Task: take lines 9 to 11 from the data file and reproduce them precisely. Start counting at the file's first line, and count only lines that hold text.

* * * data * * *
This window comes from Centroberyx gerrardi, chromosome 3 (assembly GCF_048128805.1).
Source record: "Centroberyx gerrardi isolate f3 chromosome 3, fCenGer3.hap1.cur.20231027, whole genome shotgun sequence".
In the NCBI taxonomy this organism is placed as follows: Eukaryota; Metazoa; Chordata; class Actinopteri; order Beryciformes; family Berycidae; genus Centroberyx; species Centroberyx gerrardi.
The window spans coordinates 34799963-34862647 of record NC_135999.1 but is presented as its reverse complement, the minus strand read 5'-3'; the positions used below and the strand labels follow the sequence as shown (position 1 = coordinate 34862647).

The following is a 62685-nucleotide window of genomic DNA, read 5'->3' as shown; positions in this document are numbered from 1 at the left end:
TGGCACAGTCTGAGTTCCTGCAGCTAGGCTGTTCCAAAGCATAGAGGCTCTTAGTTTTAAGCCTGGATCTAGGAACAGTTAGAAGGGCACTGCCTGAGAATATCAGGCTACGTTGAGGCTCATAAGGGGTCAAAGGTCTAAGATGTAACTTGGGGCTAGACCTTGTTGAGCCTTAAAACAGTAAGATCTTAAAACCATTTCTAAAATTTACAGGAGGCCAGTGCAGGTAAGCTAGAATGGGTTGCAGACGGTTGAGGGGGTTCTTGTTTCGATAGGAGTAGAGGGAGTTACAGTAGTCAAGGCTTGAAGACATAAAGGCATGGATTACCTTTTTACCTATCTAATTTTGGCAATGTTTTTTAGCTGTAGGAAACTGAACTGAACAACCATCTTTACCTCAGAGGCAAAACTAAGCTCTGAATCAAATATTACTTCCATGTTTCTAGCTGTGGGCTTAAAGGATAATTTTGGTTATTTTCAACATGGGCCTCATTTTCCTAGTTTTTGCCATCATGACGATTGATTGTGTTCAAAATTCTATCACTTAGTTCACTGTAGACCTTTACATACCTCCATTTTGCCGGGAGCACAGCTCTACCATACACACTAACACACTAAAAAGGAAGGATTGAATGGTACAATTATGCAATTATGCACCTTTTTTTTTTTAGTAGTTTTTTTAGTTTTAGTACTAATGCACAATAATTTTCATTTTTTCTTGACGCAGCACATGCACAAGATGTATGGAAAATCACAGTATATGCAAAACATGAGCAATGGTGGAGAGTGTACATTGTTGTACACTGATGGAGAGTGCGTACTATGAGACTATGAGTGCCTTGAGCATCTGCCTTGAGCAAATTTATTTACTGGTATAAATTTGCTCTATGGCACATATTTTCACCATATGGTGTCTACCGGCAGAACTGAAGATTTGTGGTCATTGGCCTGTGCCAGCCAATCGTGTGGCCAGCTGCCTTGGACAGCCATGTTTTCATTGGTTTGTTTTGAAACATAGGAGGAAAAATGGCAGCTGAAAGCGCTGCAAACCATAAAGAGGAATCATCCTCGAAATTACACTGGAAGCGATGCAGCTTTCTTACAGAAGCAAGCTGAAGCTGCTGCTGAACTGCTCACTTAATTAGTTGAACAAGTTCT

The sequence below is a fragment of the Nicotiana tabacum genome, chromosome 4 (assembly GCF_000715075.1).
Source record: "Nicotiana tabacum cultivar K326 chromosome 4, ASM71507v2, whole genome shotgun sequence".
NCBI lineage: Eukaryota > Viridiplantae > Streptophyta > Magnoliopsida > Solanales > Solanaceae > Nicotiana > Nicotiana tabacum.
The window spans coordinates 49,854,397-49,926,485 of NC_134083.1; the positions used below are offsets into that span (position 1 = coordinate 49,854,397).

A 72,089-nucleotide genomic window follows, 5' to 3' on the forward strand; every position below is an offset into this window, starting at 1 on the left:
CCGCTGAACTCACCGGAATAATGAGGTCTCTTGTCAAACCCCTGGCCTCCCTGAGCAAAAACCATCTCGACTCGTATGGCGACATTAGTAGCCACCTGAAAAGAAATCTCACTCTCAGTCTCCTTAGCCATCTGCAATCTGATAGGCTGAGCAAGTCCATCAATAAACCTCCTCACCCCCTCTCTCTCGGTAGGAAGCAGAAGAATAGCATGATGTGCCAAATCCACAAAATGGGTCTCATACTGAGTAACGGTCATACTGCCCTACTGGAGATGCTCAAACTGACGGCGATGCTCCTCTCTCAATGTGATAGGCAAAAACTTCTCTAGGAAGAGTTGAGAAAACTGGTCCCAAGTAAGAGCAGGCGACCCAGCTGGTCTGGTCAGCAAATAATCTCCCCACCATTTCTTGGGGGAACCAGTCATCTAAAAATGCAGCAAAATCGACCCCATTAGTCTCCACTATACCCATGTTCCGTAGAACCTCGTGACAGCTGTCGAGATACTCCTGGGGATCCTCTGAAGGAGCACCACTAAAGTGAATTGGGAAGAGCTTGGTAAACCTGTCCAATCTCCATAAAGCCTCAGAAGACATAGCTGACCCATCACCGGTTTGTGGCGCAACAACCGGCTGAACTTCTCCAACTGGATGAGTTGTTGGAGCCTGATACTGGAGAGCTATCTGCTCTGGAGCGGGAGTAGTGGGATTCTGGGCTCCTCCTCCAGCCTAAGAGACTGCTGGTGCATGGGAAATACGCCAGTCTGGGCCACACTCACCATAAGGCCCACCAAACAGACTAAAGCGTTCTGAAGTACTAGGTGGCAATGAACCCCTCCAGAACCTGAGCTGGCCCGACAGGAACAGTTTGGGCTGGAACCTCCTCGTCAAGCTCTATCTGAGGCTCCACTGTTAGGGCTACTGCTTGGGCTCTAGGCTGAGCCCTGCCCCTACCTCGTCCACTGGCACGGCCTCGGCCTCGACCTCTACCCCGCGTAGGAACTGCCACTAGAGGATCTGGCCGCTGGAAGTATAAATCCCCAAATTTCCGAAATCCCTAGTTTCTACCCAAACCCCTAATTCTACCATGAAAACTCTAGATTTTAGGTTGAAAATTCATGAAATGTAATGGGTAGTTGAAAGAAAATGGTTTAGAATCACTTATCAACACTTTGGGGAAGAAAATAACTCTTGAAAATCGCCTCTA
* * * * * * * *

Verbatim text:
NCBI lineage: Eukaryota > Viridiplantae > Streptophyta > Magnoliopsida > Solanales > Solanaceae > Nicotiana > Nicotiana tabacum.
The window spans coordinates 49,854,397-49,926,485 of NC_134083.1; the positions used below are offsets into that span (position 1 = coordinate 49,854,397).

A 72,089-nucleotide genomic window follows, 5' to 3' on the forward strand; every position below is an offset into this window, starting at 1 on the left: